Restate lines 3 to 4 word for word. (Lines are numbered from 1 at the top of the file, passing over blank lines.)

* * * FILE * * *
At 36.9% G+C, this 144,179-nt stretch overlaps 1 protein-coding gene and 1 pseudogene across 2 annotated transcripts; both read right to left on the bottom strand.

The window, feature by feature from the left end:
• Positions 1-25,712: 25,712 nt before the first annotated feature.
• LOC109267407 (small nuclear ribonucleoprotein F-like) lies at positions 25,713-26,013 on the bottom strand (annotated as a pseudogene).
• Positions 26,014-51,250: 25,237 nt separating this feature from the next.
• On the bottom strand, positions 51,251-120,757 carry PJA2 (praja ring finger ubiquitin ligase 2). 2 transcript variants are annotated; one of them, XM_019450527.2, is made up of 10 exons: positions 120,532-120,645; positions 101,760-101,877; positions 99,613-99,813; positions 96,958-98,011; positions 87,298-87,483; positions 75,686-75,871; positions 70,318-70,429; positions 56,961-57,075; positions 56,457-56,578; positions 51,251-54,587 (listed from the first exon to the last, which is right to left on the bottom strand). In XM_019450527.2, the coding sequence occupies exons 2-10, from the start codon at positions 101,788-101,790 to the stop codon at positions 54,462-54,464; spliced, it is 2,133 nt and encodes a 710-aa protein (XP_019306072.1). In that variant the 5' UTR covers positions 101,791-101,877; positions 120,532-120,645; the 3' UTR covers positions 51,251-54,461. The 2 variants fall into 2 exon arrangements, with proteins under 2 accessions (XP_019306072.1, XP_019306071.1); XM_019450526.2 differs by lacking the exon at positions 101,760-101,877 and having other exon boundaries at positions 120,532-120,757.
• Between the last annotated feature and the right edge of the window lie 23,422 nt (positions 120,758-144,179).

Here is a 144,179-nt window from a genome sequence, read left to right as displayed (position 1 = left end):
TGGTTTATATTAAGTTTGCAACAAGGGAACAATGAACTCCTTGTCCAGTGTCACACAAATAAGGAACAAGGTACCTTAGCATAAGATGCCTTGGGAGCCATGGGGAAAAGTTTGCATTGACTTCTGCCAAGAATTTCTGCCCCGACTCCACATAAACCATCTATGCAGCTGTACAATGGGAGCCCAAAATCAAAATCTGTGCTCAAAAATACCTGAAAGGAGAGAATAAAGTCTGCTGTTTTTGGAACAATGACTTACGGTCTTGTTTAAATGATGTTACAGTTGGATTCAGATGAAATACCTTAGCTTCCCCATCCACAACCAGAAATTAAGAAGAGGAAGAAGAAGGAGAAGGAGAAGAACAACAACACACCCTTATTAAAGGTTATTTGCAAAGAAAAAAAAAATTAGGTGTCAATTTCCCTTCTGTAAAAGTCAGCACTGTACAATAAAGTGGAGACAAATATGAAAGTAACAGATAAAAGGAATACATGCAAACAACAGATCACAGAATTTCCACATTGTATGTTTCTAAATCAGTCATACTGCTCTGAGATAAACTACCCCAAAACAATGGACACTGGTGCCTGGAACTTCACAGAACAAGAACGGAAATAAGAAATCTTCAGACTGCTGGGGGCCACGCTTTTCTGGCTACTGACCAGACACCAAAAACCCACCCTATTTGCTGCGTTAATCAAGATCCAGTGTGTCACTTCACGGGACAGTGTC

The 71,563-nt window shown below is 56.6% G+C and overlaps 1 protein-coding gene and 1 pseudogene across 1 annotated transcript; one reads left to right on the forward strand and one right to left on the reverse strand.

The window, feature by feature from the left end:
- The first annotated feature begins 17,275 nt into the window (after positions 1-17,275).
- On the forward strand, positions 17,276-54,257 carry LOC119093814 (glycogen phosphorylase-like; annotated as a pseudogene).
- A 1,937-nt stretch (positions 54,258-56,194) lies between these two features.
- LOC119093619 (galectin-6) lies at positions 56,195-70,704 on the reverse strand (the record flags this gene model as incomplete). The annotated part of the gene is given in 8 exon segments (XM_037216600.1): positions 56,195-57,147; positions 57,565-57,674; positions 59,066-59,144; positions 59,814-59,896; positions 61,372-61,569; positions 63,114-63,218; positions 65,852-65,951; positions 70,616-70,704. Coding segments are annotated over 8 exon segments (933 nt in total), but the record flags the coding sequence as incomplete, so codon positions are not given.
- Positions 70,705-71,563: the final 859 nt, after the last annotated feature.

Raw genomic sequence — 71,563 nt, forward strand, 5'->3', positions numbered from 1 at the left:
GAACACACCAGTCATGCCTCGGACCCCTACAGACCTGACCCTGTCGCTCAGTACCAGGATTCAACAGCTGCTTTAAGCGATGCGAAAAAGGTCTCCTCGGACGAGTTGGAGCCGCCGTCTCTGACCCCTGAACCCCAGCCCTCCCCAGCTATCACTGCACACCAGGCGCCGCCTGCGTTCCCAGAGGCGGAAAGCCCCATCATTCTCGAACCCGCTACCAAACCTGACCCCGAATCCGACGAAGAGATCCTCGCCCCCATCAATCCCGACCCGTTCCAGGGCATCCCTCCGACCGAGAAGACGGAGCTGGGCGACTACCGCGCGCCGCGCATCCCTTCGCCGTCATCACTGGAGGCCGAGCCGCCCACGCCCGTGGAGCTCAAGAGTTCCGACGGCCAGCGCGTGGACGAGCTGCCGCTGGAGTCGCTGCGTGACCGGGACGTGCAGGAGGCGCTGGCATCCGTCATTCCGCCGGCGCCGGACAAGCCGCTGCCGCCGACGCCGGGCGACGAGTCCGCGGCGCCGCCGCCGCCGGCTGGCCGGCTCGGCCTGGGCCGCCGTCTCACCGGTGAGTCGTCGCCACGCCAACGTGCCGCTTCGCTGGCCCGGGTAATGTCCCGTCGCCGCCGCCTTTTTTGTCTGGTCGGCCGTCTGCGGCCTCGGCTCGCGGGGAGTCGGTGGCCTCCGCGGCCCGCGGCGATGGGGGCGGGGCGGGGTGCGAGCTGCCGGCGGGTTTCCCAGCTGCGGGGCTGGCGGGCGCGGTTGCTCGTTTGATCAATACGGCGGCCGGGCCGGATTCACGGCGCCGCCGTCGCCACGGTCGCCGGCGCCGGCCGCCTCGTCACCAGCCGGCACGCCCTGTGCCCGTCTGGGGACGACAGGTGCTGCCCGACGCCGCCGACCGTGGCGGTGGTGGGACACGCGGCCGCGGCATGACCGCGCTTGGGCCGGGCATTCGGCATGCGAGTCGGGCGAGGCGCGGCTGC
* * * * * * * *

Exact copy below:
• Positions 1-25,712: 25,712 nt before the first annotated feature.
• LOC109267407 (small nuclear ribonucleoprotein F-like) lies at positions 25,713-26,013 on the bottom strand (annotated as a pseudogene).